Bohuslav Martinů is a composer of 6 symphonies, which he became to create in his fifties. Five of his six symphonies come into being in the time of composer’s exile during 2nd world war and in first years after the war – First in 1942 to Fifth in 1946. There is no doubt, this set is crowning of Martinů’s neoclassical period. Last symphony, Sixth, written 1953 and premiered in 1955, was titled Symfonické fantazie (Symphonic Fantasies) and its construction was rather free fantasy than typical symphonic form. The most popular, clear in its idea and fresh in formal invention is Symphony No 4. This work is exceptional for its positive impact – Martinů completed his Fourth the 14th day of June, 1945.
This was most joyous time in whole history of his wartime exile. Nazi Germany were defeated, war was almost ended and his professional life was on the best way to success. Unsure how the future will look like, as many exiles, he was enthusiastic about upcoming months. This spirit predominate in the whole composition. Scherzo is the second part (Allegro vivo) and it is stormy hence intensive in emotional pressure. The dreamy trio makes impression of outward parts more catchy. Largo is masterpiece of dramatically marked stopping of narration. After the moment of reflection, final Poco allegro gives listener diverse communication content.
Next day after finishing his 4th Symphony, on June 15th 1945 Martinů begin to compose Sonata for flute and piano, one of most popular Sonatas in XX-century music. During spring of 1945 Bohuslav Martinů and his wife Charlotte were living in South Orleans on Cape Cod. One day they found in the garden injured bird. The bird appeared to be whippoorwill and after Martinů took care, cure, feed and thought him to fly, the bird stayed in the garden and was singing before the composers windows. This melody taken from the whippoorwill has been quoted by composer in his Flute Sonata.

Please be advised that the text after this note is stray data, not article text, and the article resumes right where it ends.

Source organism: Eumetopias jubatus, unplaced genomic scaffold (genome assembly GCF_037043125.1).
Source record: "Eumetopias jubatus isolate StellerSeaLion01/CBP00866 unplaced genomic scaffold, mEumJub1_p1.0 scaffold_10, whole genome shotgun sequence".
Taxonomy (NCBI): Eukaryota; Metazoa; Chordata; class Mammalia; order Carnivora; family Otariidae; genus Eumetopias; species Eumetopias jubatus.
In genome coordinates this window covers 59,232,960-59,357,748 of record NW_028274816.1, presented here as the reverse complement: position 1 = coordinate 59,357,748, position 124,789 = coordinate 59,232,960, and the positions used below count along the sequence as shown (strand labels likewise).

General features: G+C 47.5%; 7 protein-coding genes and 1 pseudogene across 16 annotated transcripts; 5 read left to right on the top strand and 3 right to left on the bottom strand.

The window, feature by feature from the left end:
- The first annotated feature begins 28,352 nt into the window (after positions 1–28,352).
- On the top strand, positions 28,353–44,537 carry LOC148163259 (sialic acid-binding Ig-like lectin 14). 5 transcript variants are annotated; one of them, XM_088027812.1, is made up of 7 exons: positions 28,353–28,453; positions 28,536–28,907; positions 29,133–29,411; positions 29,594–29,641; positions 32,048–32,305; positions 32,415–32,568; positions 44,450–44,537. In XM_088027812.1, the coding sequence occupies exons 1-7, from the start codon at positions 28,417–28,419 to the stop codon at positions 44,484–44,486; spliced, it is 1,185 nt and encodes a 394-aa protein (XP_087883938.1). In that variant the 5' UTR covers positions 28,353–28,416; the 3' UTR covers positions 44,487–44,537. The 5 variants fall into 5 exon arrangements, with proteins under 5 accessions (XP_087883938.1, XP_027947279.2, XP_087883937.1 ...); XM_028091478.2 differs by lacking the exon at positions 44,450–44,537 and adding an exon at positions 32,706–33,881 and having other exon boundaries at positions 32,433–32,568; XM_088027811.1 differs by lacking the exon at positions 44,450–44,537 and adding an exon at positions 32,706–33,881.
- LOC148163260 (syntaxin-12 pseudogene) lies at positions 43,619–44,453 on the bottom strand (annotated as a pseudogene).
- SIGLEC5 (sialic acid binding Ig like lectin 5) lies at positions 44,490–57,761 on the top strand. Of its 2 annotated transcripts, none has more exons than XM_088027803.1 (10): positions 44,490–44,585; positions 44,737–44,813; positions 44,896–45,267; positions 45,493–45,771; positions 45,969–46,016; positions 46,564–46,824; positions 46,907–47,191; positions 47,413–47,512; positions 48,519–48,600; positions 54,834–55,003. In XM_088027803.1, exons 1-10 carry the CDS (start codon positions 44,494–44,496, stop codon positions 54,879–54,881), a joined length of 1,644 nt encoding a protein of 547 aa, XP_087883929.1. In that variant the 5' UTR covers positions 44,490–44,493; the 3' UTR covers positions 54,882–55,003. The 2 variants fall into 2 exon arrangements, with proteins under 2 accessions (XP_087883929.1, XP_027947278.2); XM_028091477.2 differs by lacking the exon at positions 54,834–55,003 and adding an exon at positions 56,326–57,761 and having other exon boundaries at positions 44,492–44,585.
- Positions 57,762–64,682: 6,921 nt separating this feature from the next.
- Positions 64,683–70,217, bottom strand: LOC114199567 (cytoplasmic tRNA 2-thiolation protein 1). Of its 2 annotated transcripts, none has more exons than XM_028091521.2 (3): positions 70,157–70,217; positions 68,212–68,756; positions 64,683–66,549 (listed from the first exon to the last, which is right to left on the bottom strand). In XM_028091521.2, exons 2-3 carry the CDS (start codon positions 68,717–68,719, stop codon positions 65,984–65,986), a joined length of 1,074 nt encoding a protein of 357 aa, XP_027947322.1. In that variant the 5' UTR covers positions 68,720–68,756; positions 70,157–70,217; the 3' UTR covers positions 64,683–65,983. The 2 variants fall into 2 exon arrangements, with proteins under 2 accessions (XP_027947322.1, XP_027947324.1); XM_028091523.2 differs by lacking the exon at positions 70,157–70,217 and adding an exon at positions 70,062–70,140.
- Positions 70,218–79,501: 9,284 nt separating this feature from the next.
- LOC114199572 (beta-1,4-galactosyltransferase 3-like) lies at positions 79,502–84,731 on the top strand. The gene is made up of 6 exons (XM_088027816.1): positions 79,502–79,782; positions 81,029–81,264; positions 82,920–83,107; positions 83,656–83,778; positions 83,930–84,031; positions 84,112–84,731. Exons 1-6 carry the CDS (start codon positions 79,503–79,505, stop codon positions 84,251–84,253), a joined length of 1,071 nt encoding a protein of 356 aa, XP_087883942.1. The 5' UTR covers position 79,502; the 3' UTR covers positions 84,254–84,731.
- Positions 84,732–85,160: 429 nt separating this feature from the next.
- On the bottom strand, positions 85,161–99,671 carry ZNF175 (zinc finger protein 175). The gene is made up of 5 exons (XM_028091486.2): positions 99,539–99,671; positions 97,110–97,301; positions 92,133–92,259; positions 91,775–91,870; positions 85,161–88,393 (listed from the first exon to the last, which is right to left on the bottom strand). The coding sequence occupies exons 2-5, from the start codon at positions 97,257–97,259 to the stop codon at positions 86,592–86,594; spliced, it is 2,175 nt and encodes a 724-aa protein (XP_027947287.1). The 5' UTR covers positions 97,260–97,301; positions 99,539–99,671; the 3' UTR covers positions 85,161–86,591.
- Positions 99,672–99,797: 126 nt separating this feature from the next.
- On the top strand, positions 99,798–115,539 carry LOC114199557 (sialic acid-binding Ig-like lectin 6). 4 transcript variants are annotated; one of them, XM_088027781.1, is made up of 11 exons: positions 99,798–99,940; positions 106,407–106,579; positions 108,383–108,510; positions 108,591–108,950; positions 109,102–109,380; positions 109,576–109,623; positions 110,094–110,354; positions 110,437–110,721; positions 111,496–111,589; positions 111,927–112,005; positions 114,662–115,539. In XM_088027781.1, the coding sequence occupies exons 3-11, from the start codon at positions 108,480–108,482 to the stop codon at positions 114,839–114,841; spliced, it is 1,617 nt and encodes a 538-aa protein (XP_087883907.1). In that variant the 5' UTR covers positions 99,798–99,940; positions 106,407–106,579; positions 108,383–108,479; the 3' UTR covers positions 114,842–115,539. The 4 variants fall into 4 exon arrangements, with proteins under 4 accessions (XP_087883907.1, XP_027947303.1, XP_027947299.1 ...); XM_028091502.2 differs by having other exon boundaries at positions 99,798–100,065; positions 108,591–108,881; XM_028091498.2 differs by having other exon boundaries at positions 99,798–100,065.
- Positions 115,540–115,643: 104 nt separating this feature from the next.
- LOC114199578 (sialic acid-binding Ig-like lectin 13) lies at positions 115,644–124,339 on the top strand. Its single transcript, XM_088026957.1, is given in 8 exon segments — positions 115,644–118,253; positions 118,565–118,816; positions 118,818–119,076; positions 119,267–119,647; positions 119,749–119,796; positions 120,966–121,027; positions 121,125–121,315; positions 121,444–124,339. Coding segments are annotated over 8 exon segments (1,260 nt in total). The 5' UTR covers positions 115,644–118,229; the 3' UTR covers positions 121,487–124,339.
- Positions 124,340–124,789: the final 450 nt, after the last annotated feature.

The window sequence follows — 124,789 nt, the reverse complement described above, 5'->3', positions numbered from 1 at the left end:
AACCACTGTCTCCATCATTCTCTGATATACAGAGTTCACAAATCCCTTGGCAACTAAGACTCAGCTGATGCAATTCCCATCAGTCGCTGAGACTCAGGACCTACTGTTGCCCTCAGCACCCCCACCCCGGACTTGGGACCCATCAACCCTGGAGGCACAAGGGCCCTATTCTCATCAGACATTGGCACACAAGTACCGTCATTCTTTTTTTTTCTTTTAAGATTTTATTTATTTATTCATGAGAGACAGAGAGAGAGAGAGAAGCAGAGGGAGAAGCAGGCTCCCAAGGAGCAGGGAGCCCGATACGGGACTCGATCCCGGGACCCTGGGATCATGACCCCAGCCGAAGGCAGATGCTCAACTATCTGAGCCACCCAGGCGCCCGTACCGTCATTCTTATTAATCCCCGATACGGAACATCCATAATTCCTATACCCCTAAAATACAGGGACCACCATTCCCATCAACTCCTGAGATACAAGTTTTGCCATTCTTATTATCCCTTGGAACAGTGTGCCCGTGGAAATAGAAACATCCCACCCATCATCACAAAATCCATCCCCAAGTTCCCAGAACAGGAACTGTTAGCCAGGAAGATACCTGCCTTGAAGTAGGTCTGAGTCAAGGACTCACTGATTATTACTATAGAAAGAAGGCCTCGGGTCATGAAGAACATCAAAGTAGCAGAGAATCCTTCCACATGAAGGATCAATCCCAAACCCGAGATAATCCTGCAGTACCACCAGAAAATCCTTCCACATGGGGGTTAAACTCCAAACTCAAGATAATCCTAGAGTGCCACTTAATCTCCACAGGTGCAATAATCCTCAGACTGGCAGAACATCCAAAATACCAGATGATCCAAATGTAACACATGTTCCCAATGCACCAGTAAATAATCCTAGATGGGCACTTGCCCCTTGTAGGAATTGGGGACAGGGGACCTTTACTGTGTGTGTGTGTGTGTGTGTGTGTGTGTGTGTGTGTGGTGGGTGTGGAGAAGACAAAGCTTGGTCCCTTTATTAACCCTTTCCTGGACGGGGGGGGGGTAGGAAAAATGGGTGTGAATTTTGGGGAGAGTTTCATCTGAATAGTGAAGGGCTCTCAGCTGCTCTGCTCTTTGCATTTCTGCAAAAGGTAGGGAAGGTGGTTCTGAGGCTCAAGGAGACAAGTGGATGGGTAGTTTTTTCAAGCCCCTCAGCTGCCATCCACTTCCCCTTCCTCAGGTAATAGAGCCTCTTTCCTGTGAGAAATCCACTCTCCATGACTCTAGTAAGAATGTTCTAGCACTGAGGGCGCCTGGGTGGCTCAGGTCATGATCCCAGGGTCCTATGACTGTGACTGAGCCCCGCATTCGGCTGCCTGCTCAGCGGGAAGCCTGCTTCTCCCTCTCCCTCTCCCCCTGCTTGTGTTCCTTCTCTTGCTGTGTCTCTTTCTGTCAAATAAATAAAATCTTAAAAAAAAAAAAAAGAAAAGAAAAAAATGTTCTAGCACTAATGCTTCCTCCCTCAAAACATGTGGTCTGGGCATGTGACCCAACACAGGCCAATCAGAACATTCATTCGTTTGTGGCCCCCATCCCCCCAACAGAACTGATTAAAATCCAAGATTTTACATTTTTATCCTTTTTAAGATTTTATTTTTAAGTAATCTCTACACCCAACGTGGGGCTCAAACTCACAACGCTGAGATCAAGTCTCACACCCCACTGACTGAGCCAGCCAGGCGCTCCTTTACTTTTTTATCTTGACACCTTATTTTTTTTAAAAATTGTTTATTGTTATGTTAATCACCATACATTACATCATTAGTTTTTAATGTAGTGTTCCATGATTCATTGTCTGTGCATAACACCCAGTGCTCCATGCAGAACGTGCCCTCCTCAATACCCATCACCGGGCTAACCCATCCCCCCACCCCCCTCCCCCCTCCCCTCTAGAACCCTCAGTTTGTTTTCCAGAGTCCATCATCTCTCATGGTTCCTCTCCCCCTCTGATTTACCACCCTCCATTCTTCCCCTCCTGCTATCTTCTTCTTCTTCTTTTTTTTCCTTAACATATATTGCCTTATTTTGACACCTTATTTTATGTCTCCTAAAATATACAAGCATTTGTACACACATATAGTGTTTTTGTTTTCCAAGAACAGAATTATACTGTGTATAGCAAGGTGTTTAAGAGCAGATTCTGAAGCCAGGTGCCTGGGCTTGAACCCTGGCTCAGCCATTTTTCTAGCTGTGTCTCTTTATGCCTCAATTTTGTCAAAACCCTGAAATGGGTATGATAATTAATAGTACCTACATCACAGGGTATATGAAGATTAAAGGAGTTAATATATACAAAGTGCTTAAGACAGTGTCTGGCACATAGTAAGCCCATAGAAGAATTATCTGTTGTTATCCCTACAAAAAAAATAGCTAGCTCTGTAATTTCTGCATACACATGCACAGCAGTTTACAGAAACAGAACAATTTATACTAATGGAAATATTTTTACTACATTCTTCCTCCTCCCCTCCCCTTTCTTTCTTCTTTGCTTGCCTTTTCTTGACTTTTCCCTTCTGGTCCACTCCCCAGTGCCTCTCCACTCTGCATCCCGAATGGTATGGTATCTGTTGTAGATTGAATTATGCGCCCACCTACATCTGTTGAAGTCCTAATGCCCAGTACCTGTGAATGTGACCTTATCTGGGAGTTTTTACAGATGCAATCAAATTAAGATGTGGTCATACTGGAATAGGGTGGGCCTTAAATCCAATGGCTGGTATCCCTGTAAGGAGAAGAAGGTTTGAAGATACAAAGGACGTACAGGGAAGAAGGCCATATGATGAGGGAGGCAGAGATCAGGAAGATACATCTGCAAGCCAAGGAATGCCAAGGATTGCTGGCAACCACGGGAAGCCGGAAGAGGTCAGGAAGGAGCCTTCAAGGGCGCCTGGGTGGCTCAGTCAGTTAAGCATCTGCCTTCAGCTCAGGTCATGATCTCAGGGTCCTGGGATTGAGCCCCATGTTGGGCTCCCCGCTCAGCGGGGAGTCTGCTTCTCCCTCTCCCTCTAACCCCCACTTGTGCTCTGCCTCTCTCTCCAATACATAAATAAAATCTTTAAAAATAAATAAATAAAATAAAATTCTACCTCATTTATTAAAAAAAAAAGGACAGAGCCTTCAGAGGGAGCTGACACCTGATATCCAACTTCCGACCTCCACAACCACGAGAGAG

|Bohuslav Martinů – IV Symphony, Flute Sonata (1979)|
These two compositions were recorded and published in 1979 (Panton 8110 0023) – Symphony No. 4 performed by Prague Symphony Orchestra and conducted by Jiři Bělohlávek and Sonata for Flute and Piano played by flutist Jiři Válek and pianist Josef Hála. On the cover editors used fragment of picturesque vision of The Desert painted by Alén Diviš who was close friends with Martinů when they were living in Paris before the war and later in New York. Friendship between artists is always important but that doesn’t mean their works are enough close to put them together. For two joyous and hopeful compositions set together on one record, probably any other picture would be more relevant than waste desert land. It's clear, this is a kind of cognitive counterpoint to show how deserted was the European continent in 1945. And there are indications some shadows of this war will survive even our grief.